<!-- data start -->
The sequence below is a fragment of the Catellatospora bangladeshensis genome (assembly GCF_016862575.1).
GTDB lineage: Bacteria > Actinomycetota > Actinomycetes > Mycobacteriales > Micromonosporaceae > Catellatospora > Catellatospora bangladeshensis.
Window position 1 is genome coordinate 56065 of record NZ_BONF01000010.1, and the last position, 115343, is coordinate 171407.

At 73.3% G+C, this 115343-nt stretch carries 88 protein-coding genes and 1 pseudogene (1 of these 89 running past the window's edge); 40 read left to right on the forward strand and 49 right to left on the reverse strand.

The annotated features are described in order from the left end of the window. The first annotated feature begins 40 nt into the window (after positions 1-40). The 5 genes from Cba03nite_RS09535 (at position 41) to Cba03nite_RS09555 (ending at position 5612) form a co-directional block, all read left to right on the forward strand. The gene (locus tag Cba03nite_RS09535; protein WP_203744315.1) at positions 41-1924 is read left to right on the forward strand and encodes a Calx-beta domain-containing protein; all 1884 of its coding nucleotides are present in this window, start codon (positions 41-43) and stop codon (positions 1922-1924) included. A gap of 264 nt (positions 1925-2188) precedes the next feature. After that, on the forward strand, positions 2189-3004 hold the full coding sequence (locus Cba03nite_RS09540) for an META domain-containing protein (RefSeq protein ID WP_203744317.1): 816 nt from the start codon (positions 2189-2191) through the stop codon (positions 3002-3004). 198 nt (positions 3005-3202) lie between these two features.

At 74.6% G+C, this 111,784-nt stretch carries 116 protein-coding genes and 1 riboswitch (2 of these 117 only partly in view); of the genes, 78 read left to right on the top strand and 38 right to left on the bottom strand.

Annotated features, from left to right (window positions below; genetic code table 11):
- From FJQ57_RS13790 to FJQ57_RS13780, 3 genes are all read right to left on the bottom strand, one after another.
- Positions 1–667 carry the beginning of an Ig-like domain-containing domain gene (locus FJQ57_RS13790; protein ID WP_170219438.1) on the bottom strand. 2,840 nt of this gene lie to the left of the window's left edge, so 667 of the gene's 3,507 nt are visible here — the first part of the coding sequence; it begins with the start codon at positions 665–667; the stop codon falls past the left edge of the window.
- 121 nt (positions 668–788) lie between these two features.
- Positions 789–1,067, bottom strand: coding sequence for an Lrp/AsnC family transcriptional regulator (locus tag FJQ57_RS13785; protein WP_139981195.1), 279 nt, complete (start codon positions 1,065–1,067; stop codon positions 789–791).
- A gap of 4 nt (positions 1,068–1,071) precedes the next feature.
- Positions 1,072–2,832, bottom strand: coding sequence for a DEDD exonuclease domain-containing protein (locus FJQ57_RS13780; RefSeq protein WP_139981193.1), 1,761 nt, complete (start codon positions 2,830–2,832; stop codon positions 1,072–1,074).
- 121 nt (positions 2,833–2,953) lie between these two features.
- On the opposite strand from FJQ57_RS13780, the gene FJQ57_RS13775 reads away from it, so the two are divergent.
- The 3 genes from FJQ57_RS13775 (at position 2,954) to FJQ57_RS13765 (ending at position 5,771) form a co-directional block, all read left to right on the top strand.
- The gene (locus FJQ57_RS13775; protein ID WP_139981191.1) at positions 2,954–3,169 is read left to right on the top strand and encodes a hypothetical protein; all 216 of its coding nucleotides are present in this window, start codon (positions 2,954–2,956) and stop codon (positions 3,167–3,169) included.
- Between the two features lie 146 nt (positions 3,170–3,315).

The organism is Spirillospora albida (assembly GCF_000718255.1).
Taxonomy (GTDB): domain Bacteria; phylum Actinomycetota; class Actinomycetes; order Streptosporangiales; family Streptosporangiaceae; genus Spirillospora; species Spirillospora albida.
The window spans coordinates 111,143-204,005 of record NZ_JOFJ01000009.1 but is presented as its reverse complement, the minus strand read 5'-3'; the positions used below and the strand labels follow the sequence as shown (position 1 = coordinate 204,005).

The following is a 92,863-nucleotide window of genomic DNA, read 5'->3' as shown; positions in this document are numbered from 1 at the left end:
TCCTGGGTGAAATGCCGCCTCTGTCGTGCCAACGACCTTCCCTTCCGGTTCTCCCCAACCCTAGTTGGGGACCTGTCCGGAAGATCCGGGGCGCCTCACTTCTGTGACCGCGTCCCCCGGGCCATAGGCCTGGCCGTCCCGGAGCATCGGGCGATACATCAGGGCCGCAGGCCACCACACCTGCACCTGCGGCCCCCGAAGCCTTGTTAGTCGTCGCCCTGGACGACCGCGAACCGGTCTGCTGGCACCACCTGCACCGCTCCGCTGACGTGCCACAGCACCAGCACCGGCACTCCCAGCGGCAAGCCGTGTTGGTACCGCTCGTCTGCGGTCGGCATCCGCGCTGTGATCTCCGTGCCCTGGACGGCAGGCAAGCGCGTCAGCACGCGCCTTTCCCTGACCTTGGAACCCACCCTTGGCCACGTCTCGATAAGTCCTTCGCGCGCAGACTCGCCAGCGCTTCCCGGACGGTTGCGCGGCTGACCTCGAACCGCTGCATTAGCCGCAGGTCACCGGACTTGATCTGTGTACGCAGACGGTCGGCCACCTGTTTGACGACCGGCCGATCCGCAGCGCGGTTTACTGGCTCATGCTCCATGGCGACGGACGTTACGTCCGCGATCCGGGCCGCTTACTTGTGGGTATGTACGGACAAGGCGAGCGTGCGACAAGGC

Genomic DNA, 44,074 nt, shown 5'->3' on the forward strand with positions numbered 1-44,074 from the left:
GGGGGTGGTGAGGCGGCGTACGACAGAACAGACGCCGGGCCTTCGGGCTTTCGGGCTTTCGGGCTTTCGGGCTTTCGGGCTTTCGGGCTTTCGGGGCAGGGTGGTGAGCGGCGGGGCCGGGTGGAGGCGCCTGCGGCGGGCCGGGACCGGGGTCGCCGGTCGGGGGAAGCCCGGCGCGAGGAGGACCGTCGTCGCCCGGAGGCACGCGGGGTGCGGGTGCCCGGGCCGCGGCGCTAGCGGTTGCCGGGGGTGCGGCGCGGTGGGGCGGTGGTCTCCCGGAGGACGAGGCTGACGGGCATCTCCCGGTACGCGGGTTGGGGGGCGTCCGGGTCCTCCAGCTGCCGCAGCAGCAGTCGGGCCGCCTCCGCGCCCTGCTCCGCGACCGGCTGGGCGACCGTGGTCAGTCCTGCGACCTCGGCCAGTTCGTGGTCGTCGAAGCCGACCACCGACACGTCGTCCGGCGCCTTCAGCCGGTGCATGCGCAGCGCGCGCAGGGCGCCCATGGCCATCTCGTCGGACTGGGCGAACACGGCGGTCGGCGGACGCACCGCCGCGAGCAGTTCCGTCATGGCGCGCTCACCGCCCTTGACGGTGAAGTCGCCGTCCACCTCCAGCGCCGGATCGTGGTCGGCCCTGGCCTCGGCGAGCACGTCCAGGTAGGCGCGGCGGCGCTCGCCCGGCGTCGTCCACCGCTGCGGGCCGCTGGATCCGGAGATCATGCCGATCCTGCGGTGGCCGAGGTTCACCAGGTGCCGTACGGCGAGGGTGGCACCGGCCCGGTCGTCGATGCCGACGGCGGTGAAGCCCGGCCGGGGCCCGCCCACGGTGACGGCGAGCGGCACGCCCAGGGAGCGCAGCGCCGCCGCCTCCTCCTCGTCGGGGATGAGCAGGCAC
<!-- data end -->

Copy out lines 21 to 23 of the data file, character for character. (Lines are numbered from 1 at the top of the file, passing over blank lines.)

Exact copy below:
The window spans coordinates 111,143-204,005 of record NZ_JOFJ01000009.1 but is presented as its reverse complement, the minus strand read 5'-3'; the positions used below and the strand labels follow the sequence as shown (position 1 = coordinate 204,005).

The following is a 92,863-nucleotide window of genomic DNA, read 5'->3' as shown; positions in this document are numbered from 1 at the left end:
TCCTGGGTGAAATGCCGCCTCTGTCGTGCCAACGACCTTCCCTTCCGGTTCTCCCCAACCCTAGTTGGGGACCTGTCCGGAAGATCCGGGGCGCCTCACTTCTGTGACCGCGTCCCCCGGGCCATAGGCCTGGCCGTCCCGGAGCATCGGGCGATACATCAGGGCCGCAGGCCACCACACCTGCACCTGCGGCCCCCGAAGCCTTGTTAGTCGTCGCCCTGGACGACCGCGAACCGGTCTGCTGGCACCACCTGCACCGCTCCGCTGACGTGCCACAGCACCAGCACCGGCACTCCCAGCGGCAAGCCGTGTTGGTACCGCTCGTCTGCGGTCGGCATCCGCGCTGTGATCTCCGTGCCCTGGACGGCAGGCAAGCGCGTCAGCACGCGCCTTTCCCTGACCTTGGAACCCACCCTTGGCCACGTCTCGATAAGTCCTTCGCGCGCAGACTCGCCAGCGCTTCCCGGACGGTTGCGCGGCTGACCTCGAACCGCTGCATTAGCCGCAGGTCACCGGACTTGATCTGTGTACGCAGACGGTCGGCCACCTGTTTGACGACCGGCCGATCCGCAGCGCGGTTTACTGGCTCATGCTCCATGGCGACGGACGTTACGTCCGCGATCCGGGCCGCTTACTTGTGGGTATGTACGGACAAGGCGAGCGTGCGACAAGGC